The Benefits of Owning Your Own Business

Man working on business plans by his laptop

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There are plenty of challenges that come with operating your own business. For many people, though, the rewards of running a business far outweigh the difficulties. In fact, 76% of those who decide to run their own small business are "somewhat happy" or "very happy" with their decision, according to a 2020 survey conducted by Guidant Financial's Small Business Trends Alliance.

This line of work isn't just for the entrepreneurial spirit, either. Running a business can prove exciting for many people and for many different reasons. Whether you are looking for a flexible lifestyle, are eager to innovate, or simply want more control over your work and earning potential, there are many benefits to running your own business. Here are just a few of the biggest.

Independence and Control

Have you ever worked a job in which you felt you could do better if you had control over how the work was done? Let's face it, jobs can be constricting and sometimes don't allow you to maximize your knowledge and skill.

When you build your own business, you do what you want, how you want, when you want. You develop the product or service to the level you think is best. You have systems and routines that work best for you. And if you need a powernap in the late morning or afternoon to boost creativity and productivity, you can take one.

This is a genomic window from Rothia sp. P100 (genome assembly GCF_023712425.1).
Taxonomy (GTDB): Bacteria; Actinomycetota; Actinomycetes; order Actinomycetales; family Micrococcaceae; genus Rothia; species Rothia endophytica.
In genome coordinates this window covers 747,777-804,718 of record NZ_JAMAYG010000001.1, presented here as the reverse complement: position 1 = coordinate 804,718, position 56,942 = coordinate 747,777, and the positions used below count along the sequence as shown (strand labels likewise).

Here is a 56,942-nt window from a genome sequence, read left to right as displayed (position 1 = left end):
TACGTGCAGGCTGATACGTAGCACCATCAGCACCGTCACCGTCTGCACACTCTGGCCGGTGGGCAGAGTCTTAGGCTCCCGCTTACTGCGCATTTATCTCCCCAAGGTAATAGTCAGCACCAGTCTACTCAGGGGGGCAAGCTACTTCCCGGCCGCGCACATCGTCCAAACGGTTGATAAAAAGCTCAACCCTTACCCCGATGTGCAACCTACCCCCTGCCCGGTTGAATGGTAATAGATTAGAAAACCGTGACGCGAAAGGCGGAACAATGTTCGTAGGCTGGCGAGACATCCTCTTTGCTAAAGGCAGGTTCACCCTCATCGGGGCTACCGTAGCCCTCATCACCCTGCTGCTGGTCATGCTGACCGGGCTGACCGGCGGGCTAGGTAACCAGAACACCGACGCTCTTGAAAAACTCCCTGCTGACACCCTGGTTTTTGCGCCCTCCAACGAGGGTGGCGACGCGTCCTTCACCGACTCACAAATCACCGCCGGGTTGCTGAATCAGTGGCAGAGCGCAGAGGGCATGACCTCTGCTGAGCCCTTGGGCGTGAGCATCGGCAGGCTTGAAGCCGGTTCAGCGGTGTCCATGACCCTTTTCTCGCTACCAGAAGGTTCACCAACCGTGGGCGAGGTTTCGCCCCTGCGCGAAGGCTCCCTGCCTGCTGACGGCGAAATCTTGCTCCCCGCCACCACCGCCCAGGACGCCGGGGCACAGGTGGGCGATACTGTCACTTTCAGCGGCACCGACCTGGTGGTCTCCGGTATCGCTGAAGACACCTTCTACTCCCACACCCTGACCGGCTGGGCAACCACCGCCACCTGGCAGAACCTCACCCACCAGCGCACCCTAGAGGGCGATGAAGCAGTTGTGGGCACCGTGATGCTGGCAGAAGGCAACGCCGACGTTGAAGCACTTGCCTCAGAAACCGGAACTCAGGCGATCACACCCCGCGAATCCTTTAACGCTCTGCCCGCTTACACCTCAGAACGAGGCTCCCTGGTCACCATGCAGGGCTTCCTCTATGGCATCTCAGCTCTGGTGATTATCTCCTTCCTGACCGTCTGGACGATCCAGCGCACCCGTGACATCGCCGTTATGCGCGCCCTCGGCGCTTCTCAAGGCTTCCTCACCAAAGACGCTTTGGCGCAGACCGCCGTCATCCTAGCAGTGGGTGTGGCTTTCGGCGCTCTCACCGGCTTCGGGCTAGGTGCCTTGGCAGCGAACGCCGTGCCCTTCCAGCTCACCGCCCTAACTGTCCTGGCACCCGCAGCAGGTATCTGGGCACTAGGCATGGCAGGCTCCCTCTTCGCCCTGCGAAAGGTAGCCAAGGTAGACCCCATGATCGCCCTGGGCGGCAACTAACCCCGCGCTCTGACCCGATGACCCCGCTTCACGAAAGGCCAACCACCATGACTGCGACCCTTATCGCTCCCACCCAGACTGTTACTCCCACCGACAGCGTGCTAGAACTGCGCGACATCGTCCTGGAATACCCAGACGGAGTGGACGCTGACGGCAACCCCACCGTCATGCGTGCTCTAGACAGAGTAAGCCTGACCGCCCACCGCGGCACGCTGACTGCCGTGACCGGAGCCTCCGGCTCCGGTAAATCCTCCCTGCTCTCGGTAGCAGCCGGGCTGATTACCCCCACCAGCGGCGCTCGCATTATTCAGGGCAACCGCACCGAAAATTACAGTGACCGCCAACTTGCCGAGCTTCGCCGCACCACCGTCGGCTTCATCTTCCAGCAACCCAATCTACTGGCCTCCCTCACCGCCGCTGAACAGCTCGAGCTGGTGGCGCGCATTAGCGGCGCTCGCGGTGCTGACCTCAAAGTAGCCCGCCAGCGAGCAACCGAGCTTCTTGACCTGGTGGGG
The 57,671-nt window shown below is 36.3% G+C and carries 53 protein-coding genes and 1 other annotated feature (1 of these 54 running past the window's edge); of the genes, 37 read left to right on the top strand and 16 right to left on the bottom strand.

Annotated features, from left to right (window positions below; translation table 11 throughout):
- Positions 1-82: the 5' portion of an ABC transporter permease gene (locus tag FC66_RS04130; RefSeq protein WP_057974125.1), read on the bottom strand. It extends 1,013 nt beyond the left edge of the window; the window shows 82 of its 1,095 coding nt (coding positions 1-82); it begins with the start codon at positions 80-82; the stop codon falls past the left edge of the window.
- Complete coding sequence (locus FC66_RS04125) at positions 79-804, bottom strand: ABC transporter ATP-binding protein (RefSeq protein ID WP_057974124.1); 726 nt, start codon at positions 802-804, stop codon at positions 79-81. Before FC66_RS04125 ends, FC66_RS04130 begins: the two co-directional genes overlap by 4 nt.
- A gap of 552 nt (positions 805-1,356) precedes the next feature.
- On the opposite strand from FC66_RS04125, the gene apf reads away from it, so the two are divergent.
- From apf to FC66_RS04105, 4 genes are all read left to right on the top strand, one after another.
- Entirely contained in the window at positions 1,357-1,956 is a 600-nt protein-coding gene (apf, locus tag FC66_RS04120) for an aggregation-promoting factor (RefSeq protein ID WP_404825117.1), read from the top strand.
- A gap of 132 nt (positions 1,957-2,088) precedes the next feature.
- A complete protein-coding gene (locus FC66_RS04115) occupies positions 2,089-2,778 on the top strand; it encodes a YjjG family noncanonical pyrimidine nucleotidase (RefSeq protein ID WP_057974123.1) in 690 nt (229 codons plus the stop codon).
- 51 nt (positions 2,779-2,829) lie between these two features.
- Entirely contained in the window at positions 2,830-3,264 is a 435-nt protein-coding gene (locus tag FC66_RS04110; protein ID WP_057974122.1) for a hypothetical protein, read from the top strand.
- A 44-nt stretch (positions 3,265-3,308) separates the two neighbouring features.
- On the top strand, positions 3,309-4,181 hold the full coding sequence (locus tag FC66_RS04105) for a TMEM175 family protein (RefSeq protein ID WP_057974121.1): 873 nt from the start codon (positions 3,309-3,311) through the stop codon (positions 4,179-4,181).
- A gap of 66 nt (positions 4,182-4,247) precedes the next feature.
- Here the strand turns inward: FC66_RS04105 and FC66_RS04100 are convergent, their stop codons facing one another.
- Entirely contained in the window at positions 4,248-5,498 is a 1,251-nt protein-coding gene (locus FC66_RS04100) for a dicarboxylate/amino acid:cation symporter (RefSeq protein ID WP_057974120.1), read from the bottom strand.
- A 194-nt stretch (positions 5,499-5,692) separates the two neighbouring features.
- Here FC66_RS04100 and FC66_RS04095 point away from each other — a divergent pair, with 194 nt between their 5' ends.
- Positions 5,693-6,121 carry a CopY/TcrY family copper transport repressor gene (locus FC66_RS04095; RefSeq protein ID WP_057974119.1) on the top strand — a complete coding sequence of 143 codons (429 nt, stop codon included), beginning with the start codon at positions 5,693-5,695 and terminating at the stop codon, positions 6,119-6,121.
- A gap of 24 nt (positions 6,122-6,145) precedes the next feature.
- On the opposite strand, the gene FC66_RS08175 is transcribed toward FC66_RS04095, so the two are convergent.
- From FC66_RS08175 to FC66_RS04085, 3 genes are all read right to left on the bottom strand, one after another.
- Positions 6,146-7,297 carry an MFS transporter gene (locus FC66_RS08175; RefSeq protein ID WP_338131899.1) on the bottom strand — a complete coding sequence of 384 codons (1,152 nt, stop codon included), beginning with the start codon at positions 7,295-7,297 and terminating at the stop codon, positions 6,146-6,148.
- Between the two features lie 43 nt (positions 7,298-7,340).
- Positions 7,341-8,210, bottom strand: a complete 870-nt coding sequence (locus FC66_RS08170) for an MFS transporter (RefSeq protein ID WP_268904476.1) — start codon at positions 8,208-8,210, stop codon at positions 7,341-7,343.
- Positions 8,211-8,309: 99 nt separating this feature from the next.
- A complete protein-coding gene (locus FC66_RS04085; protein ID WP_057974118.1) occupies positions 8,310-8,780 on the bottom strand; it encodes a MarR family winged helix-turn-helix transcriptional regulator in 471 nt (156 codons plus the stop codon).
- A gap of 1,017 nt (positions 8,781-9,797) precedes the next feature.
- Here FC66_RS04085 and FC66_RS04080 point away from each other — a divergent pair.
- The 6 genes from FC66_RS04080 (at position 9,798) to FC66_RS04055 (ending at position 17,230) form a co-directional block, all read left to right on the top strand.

According to the Small Business Trends Alliance survey, 55% of small business owners started their own business because they were "ready to be their own boss."

Financial Rewards

Granted, statistics on business success can seem grim. After all, roughly 50% of businesses survive to five years. With that said, there is much you can do to improve your chances of success, and in fact, depending on your goals, opening a business might be a better financial option than working for an employer.

For one, with a business, you're more likely to earn what you're worth, especially if you're a woman. Instead of earning 82% of what a man earns, a woman can charge her value in a business. As the business owner, you can set prices and grow your salary with the business. When you throw in the business tax perks, you could end up making more than you would in a job.


Running a business can work well for many different lifestyles. For women, especially, owning your own business can give the lifestyle flexibility necessary to raise a family and still have a successful career. Women-owned businesses have been showing up at a faster rate than new businesses in general—at 21% per year vs. 9%, respectively, from 2014–2019. According to a series of case studies by the National Women's Business Council, flexibility was a major factor for many women who decided to pursue entrepreneurship.

Millennials and Generation Z workers are known to look for flexibility in their workplaces, and running a business can work well for many of them. Likewise, people who are close to retirement or already retired may find owning their own business gives them the chance to keep their hands busy while not demanding the same rigid schedule of a typical job. People who want to travel or live a particular lifestyle can benefit from entrepreneurship, plus you might be able to work from home—or anywhere else you like.

Directly Helping People